Global miner Rio Tinto, said on Tuesday it could ship up to an additional 10 million tonnes of iron ore in 2018 worth $780 million at today's prices after reporting a 1 percent rise in 2017 shipments.
The slight lift in 2017 output to 330.1 million tonnes came as the average sales price for its ore jumped 20 percent over the year to $64.80, buoyed by strong demand from Chinese steelmakers.
The price rise helped the world's no. 2 iron ore miner boost returns to shareholders after a bumper first-half profit. Rio is due to report its 2017 full-year profit on Feb. 7, with forecasts centred around $8.5 billion, up 85 percent.
Rio on Tuesday also stuck to a target of 330-340 million tonnes of iron ore from its new Silvergrass mine, which is ramping up operations in Australia's Pilbara.
Silvergrass yielded about 2 million tonnes in 2017 and at peak production should yield 10 million tonnes a year, according to the company.
The iron ore price stood at $78.05 per tonne on Jan. 12, according to Metal Bulletin. However, uncertainty over Chinese demand has led to forecasts for prices to fall as the year progresses, which could cut Rio's take from any additional sales.
"The business performed well in the fourth quarter, and we finished the year in line with guidance across all major products," Chief Executive Jean-Sebastien Jacques said in a statement.
Fourth-quarter iron ore shipments rose 3 percent to 90 million tonnes from the same period a year ago and 5 percent against the previous quarter.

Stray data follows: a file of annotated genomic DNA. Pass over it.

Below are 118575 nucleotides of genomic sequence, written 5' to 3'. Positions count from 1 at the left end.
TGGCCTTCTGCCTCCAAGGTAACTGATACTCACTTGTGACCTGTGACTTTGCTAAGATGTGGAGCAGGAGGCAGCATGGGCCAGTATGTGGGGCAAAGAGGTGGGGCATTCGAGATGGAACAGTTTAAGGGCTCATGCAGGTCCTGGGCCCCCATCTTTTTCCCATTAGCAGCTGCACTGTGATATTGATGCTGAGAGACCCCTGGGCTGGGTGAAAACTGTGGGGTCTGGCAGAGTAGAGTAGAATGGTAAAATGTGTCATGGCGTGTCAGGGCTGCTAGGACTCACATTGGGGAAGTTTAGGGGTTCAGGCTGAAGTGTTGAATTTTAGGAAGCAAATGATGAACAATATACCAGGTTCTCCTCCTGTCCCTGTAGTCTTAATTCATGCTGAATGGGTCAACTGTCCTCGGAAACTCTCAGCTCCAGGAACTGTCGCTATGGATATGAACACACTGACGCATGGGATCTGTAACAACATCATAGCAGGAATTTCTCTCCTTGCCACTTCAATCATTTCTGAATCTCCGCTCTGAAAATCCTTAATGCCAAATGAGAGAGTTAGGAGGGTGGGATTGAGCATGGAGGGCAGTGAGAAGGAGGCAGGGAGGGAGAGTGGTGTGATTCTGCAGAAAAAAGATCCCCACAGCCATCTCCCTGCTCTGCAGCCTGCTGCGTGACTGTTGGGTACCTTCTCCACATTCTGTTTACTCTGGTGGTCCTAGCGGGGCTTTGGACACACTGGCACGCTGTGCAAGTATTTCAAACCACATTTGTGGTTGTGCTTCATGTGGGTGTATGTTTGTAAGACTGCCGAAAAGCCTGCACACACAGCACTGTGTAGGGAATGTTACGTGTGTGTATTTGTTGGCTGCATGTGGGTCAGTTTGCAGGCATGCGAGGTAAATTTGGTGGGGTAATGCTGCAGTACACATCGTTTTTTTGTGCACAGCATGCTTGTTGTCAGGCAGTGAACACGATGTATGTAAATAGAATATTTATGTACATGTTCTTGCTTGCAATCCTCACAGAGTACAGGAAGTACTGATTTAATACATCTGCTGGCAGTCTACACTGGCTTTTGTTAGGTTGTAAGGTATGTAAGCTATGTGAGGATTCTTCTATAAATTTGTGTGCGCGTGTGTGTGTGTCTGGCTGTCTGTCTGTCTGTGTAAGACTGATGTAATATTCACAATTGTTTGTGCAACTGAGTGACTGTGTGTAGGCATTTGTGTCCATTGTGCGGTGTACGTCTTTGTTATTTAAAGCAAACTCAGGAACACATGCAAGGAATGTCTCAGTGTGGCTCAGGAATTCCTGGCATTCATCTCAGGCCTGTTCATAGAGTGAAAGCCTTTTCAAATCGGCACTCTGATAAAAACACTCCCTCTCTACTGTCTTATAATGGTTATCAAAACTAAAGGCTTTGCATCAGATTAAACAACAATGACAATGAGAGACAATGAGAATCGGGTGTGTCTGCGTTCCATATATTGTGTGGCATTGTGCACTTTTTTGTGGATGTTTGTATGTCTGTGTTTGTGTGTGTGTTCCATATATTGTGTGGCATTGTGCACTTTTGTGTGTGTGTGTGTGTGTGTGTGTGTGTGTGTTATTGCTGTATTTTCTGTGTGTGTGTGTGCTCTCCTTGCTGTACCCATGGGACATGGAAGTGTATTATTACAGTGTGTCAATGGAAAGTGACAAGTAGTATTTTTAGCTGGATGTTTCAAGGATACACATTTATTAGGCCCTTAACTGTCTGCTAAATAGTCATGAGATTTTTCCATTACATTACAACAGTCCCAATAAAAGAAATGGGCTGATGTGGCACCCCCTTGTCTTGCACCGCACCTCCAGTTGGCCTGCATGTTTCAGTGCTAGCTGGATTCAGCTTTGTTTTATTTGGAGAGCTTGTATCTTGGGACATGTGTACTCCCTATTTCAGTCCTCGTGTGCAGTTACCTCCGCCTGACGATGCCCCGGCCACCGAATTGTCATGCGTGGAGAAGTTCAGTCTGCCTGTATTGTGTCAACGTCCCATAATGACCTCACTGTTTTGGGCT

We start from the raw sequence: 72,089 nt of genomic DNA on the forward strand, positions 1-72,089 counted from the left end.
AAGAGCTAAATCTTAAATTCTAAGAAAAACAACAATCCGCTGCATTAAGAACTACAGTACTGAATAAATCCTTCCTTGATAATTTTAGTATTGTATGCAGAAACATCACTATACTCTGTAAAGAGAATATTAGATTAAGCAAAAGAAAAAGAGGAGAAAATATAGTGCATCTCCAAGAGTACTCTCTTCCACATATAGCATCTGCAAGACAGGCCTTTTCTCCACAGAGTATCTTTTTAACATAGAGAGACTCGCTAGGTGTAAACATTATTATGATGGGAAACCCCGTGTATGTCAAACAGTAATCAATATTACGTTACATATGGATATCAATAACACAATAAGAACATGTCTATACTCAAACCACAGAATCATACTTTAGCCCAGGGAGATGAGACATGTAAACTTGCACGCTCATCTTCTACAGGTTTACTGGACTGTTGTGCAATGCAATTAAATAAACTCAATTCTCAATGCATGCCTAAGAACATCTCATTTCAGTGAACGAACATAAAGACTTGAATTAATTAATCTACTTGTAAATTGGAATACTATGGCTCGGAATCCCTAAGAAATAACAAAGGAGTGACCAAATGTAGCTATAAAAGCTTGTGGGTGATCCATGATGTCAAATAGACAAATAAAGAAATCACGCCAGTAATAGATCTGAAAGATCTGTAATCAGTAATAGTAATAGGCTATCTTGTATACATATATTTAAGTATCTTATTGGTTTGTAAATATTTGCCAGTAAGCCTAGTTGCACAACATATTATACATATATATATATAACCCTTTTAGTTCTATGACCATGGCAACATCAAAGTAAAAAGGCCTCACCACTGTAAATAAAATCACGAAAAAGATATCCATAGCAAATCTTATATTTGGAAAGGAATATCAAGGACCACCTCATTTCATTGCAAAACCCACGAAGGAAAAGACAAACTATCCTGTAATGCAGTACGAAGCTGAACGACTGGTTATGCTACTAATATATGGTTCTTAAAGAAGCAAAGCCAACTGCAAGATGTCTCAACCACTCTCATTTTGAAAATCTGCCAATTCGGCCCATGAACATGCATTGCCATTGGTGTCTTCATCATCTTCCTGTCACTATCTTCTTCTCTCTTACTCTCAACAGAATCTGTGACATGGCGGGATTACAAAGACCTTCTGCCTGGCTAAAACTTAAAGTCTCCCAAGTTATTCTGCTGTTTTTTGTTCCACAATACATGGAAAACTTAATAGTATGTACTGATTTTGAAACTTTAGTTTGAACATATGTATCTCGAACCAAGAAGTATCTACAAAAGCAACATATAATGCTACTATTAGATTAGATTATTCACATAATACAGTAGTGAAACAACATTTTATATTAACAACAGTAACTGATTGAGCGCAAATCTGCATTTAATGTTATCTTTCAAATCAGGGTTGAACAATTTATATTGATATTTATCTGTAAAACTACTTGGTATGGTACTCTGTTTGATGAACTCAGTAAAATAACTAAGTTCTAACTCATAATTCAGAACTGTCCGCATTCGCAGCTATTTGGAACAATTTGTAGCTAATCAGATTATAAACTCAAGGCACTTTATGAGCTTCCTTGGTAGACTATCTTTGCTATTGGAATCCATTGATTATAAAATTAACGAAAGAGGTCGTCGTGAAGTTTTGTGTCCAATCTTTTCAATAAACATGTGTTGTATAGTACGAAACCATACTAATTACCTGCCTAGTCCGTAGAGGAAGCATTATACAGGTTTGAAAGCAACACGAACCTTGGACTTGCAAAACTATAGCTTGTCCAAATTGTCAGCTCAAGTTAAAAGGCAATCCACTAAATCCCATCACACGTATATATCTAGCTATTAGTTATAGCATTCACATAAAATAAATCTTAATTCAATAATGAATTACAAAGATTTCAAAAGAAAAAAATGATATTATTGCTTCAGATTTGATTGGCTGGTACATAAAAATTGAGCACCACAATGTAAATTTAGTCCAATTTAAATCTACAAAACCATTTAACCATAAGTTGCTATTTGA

The last quarter is typically the strongest as miners boost exports ahead of the first quarter, a high cyclone-risk period in Australia.
In other commodities, Rio Tinto stuck to a 2018 target of 510,000-610,000 tonnes of mined copper and 225,000-265,000 tonnes of refined copper. Aluminium production will reach 3.5-3.7 million tonnes.
For 2017, aluminium production eased 1 percent and mined copper output fell 9 percent.
The mined copper decline followed a 43-day strike at Rio's Escondida mine in Chile in the first quarter and a 22 percent drop in output from the Oyu Tolgoi open pit mine in Mongolia as sources of higher grade ore were fully depleted.
The slippage in copper output should be more than offset by better copper prices, which have climbed 25 percent in the past year, said Shaw and Partners analyst Peter O'Connor.
Separately on Tuesday, Rio Tinto subsidiary Turquoise Hill Resources said it was being asked to pay $155 million in tax arrears by Mongolia after an audit of Oyu Tolgoi's tax payments between 2013 and 2015.
Turquoise Hill, which is 51 percent owned by Rio Tinto, said it was of the "firm view" the mine had paid all required taxes and charges. Turquoise Hill holds 66 percent of Oyu Tolgoi.